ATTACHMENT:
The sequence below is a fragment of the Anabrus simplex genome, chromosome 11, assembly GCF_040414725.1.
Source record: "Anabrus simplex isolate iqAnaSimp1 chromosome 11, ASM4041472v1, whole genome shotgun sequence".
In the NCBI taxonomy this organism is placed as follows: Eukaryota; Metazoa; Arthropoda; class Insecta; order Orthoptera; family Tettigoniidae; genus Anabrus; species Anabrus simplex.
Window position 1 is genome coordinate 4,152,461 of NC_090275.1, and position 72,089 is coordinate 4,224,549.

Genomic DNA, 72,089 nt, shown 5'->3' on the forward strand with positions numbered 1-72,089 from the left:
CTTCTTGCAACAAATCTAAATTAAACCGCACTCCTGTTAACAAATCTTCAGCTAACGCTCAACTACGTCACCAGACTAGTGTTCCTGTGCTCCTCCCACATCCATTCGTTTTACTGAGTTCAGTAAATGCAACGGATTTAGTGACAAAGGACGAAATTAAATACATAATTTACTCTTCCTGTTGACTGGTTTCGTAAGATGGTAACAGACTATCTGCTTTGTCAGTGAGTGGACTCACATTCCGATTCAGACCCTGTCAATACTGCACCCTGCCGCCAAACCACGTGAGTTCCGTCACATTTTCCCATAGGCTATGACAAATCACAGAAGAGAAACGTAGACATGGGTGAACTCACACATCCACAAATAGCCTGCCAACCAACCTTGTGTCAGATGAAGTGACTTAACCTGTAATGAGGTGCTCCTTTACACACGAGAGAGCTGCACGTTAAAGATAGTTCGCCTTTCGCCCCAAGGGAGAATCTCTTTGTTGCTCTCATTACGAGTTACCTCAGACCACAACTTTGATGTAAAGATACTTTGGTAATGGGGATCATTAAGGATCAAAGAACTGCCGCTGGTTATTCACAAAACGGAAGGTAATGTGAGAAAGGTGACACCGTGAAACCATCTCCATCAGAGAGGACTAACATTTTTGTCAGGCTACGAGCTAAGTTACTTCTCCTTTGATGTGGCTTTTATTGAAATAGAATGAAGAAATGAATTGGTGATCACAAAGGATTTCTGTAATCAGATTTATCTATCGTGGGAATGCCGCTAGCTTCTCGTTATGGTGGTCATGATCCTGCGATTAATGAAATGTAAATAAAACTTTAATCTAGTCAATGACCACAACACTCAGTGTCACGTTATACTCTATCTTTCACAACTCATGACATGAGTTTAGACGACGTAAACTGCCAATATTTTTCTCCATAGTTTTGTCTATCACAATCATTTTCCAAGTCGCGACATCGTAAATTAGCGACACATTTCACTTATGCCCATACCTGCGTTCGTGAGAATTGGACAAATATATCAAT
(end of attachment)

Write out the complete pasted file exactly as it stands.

The sequence below is a fragment of the Anabrus simplex genome, chromosome 11, assembly GCF_040414725.1.
Source record: "Anabrus simplex isolate iqAnaSimp1 chromosome 11, ASM4041472v1, whole genome shotgun sequence".
In the NCBI taxonomy this organism is placed as follows: Eukaryota; Metazoa; Arthropoda; class Insecta; order Orthoptera; family Tettigoniidae; genus Anabrus; species Anabrus simplex.
Window position 1 is genome coordinate 4,152,461 of NC_090275.1, and position 72,089 is coordinate 4,224,549.

Genomic DNA, 72,089 nt, shown 5'->3' on the forward strand with positions numbered 1-72,089 from the left:
CTTCTTGCAACAAATCTAAATTAAACCGCACTCCTGTTAACAAATCTTCAGCTAACGCTCAACTACGTCACCAGACTAGTGTTCCTGTGCTCCTCCCACATCCATTCGTTTTACTGAGTTCAGTAAATGCAACGGATTTAGTGACAAAGGACGAAATTAAATACATAATTTACTCTTCCTGTTGACTGGTTTCGTAAGATGGTAACAGACTATCTGCTTTGTCAGTGAGTGGACTCACATTCCGATTCAGACCCTGTCAATACTGCACCCTGCCGCCAAACCACGTGAGTTCCGTCACATTTTCCCATAGGCTATGACAAATCACAGAAGAGAAACGTAGACATGGGTGAACTCACACATCCACAAATAGCCTGCCAACCAACCTTGTGTCAGATGAAGTGACTTAACCTGTAATGAGGTGCTCCTTTACACACGAGAGAGCTGCACGTTAAAGATAGTTCGCCTTTCGCCCCAAGGGAGAATCTCTTTGTTGCTCTCATTACGAGTTACCTCAGACCACAACTTTGATGTAAAGATACTTTGGTAATGGGGATCATTAAGGATCAAAGAACTGCCGCTGGTTATTCACAAAACGGAAGGTAATGTGAGAAAGGTGACACCGTGAAACCATCTCCATCAGAGAGGACTAACATTTTTGTCAGGCTACGAGCTAAGTTACTTCTCCTTTGATGTGGCTTTTATTGAAATAGAATGAAGAAATGAATTGGTGATCACAAAGGATTTCTGTAATCAGATTTATCTATCGTGGGAATGCCGCTAGCTTCTCGTTATGGTGGTCATGATCCTGCGATTAATGAAATGTAAATAAAACTTTAATCTAGTCAATGACCACAACACTCAGTGTCACGTTATACTCTATCTTTCACAACTCATGACATGAGTTTAGACGACGTAAACTGCCAATATTTTTCTCCATAGTTTTGTCTATCACAATCATTTTCCAAGTCGCGACATCGTAAATTAGCGACACATTTCACTTATGCCCATACCTGCGTTCGTGAGAATTGGACAAATATATCAAT